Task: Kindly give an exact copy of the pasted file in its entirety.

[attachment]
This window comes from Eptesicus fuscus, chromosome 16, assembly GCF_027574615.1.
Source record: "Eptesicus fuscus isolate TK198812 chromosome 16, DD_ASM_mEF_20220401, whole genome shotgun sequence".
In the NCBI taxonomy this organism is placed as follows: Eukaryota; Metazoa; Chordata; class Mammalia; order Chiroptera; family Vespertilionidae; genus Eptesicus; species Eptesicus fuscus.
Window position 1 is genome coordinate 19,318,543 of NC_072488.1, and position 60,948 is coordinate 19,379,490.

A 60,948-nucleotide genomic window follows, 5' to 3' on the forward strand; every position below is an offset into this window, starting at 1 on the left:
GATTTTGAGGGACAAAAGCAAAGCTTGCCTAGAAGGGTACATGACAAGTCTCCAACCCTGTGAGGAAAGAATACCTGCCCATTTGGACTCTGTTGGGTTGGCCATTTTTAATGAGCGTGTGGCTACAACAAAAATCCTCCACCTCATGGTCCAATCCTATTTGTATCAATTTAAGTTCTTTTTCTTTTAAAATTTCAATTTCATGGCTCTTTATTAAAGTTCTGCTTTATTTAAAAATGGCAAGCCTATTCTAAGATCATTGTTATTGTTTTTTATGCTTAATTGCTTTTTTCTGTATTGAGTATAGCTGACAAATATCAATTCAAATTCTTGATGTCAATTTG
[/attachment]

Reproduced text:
This window comes from Eptesicus fuscus, chromosome 16, assembly GCF_027574615.1.
Source record: "Eptesicus fuscus isolate TK198812 chromosome 16, DD_ASM_mEF_20220401, whole genome shotgun sequence".
In the NCBI taxonomy this organism is placed as follows: Eukaryota; Metazoa; Chordata; class Mammalia; order Chiroptera; family Vespertilionidae; genus Eptesicus; species Eptesicus fuscus.
Window position 1 is genome coordinate 19,318,543 of NC_072488.1, and position 60,948 is coordinate 19,379,490.

A 60,948-nucleotide genomic window follows, 5' to 3' on the forward strand; every position below is an offset into this window, starting at 1 on the left:
GATTTTGAGGGACAAAAGCAAAGCTTGCCTAGAAGGGTACATGACAAGTCTCCAACCCTGTGAGGAAAGAATACCTGCCCATTTGGACTCTGTTGGGTTGGCCATTTTTAATGAGCGTGTGGCTACAACAAAAATCCTCCACCTCATGGTCCAATCCTATTTGTATCAATTTAAGTTCTTTTTCTTTTAAAATTTCAATTTCATGGCTCTTTATTAAAGTTCTGCTTTATTTAAAAATGGCAAGCCTATTCTAAGATCATTGTTATTGTTTTTTATGCTTAATTGCTTTTTTCTGTATTGAGTATAGCTGACAAATATCAATTCAAATTCTTGATGTCAATTTG